For a business cash is king. This has been a truism and it is definitely something that I have paid little thought to. However, how money comes in and how it goes out to vendors/employees plays a huge role. Unfortunately, I have come more and more to the conclusion that getting paid upfront for a retainer and customers purchasing chunks of time is a better model.
- Fixed-Cost projects are great for customers because they only pay a certain amount for a task and overages are on the consultant.
- For a consultant it may not be the best because based on how the contract is structured they payment may be based on milestones so the onus is on the consultant to figure out how to raise money to pay vendors in the meanwhile. This can lead to not being able to grow as you are constantly chasing the money in the future.
- Cost overruns and spec creep. Fixed costs are also a benefit to customers in that customers can change the scope or add to the work that wasn’t previously scoped. Or there is a discovery that happens after the contract is signed that results in complexity.
- Hourly is beneficial to the consumer and consultant in that work can be more regularly paid leading to consultant having to only float the vendors/employees for a shorter period. The amount of accounts payable should hopefully be reduced in this scenario.
- However, growth in the scenarios is still zigzaggy as you can get more work but you may be pulled back from a lack of cash to pay the workers since there is a discrepency between when you are paid and when you pay your vendors.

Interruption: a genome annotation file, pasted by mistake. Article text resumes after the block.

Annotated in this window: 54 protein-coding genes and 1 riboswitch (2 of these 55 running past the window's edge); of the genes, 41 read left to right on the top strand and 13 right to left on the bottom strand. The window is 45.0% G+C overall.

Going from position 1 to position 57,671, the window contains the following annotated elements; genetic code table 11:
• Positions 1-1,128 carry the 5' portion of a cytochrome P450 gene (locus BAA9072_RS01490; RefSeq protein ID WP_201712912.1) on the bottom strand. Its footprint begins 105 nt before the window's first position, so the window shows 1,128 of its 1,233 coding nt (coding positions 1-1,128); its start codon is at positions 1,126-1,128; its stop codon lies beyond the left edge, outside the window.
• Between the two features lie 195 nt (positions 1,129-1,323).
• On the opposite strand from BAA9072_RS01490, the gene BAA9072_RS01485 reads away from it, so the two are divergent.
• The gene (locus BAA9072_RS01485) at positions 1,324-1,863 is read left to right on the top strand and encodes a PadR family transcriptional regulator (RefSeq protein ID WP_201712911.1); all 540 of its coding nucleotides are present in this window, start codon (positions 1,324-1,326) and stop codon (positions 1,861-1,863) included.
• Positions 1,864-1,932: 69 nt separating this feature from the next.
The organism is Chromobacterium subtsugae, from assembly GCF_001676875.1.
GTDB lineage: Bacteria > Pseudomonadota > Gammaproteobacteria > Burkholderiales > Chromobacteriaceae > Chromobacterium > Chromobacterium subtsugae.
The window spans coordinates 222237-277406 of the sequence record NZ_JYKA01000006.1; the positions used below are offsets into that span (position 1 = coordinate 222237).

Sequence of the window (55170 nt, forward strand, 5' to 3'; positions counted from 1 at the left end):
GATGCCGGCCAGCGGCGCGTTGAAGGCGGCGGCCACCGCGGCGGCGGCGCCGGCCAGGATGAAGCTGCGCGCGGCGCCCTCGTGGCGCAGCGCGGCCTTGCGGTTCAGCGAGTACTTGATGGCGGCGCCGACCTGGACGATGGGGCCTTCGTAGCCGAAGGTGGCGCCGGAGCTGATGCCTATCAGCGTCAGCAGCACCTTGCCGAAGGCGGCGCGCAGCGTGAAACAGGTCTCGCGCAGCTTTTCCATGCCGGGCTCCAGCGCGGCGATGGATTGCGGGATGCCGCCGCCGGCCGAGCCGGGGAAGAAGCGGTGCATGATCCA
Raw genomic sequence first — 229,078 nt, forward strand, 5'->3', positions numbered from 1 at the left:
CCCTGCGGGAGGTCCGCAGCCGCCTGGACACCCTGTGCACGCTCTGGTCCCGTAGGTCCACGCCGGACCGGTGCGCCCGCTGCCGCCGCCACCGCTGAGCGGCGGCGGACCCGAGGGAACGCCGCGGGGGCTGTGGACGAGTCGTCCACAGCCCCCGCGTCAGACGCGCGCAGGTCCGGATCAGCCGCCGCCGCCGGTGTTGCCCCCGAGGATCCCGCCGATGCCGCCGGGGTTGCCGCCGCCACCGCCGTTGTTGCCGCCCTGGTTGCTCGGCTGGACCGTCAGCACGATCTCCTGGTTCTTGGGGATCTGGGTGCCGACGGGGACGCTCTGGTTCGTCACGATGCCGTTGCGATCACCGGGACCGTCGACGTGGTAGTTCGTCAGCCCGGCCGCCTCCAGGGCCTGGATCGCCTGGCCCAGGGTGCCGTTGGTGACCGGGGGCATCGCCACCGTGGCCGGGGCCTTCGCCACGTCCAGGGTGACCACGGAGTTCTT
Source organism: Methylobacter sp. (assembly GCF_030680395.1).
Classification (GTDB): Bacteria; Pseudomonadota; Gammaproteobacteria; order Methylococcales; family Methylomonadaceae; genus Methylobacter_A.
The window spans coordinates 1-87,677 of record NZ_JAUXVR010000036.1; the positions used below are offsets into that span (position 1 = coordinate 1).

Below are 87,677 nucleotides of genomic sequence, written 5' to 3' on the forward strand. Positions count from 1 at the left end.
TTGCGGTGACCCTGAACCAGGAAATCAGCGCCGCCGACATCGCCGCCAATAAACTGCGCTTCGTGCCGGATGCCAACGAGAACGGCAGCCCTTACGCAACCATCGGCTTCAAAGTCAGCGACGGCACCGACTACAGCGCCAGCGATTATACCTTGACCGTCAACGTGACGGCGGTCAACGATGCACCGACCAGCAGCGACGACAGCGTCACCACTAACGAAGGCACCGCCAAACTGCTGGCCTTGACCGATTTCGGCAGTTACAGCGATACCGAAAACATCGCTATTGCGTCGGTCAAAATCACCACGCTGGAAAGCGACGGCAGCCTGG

- Some customers pay much slower than others resulting in a percipitous drop in cash so large cash cushion is needed which could otherwise be used for growth.
- The problem with the hourly model is that payment is always in the future, which means if you have a sales team that is growing your company, you may not be able to fulfill the work as you will have a lack of cash. So growing will lead to failure.
- Lastly, it is hard to prioritize work as every client is paying in the future. So each client is equally important.
- I think hourly retainer is the best mechanism for both a customer and consultant. A retainer being an upfront payment for a set amount of hours.
- A retainer gives a float to the consultant to allow them to hire the employees/vendors that can help fulfill the work quickly ensuring quality of delivery.
- It benefits the customer in that they can commit a small amount of hours and test the waters with the consultant and constantly move forward to the finish of the project. The hours can have accountability.
- The consultant can hire a team of sales and admin staff to help grow the company further, while not being afraid to fulfill the work needed.
- This model also incentivizes and prioritizes work to the clients that have a regular retainer. Ensuring that work is always prioritized.
Anyways this whole article is to say I’m moving to an hourly retainer model.